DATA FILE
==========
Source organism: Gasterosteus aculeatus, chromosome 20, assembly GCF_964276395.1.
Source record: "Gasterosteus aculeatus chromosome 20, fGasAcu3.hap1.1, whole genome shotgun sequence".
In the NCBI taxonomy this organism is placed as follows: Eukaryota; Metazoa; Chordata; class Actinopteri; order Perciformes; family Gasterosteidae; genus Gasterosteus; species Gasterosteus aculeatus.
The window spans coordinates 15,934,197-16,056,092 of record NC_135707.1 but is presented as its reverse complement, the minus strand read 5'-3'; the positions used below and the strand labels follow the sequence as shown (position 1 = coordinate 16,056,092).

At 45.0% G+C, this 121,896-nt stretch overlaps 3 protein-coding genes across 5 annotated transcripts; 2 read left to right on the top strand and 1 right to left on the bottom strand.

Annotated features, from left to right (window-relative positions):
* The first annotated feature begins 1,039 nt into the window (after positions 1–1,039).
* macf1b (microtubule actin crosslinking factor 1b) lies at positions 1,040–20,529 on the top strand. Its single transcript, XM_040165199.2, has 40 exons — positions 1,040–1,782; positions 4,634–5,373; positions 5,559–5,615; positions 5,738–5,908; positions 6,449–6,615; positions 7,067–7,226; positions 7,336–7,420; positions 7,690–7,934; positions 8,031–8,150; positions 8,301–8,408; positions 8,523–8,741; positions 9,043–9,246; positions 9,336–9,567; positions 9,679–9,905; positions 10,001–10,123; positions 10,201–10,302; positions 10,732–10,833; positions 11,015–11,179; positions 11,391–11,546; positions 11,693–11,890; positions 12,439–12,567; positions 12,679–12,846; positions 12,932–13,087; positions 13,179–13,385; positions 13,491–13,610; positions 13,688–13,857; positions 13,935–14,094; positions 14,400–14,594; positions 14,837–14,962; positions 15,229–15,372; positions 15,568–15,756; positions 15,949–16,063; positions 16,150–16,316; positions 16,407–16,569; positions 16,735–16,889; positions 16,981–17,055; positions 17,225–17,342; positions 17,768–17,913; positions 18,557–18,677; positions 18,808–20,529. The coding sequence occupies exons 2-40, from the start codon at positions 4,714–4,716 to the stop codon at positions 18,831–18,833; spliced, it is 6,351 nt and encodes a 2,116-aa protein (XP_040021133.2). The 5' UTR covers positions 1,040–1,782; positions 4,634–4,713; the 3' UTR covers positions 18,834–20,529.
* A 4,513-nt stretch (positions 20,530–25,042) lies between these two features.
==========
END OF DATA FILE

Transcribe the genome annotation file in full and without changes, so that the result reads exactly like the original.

Source organism: Gasterosteus aculeatus, chromosome 20, assembly GCF_964276395.1.
Source record: "Gasterosteus aculeatus chromosome 20, fGasAcu3.hap1.1, whole genome shotgun sequence".
In the NCBI taxonomy this organism is placed as follows: Eukaryota; Metazoa; Chordata; class Actinopteri; order Perciformes; family Gasterosteidae; genus Gasterosteus; species Gasterosteus aculeatus.
The window spans coordinates 15,934,197-16,056,092 of record NC_135707.1 but is presented as its reverse complement, the minus strand read 5'-3'; the positions used below and the strand labels follow the sequence as shown (position 1 = coordinate 16,056,092).

At 45.0% G+C, this 121,896-nt stretch overlaps 3 protein-coding genes across 5 annotated transcripts; 2 read left to right on the top strand and 1 right to left on the bottom strand.

Annotated features, from left to right (window-relative positions):
* The first annotated feature begins 1,039 nt into the window (after positions 1–1,039).
* macf1b (microtubule actin crosslinking factor 1b) lies at positions 1,040–20,529 on the top strand. Its single transcript, XM_040165199.2, has 40 exons — positions 1,040–1,782; positions 4,634–5,373; positions 5,559–5,615; positions 5,738–5,908; positions 6,449–6,615; positions 7,067–7,226; positions 7,336–7,420; positions 7,690–7,934; positions 8,031–8,150; positions 8,301–8,408; positions 8,523–8,741; positions 9,043–9,246; positions 9,336–9,567; positions 9,679–9,905; positions 10,001–10,123; positions 10,201–10,302; positions 10,732–10,833; positions 11,015–11,179; positions 11,391–11,546; positions 11,693–11,890; positions 12,439–12,567; positions 12,679–12,846; positions 12,932–13,087; positions 13,179–13,385; positions 13,491–13,610; positions 13,688–13,857; positions 13,935–14,094; positions 14,400–14,594; positions 14,837–14,962; positions 15,229–15,372; positions 15,568–15,756; positions 15,949–16,063; positions 16,150–16,316; positions 16,407–16,569; positions 16,735–16,889; positions 16,981–17,055; positions 17,225–17,342; positions 17,768–17,913; positions 18,557–18,677; positions 18,808–20,529. The coding sequence occupies exons 2-40, from the start codon at positions 4,714–4,716 to the stop codon at positions 18,831–18,833; spliced, it is 6,351 nt and encodes a 2,116-aa protein (XP_040021133.2). The 5' UTR covers positions 1,040–1,782; positions 4,634–4,713; the 3' UTR covers positions 18,834–20,529.
* A 4,513-nt stretch (positions 20,530–25,042) lies between these two features.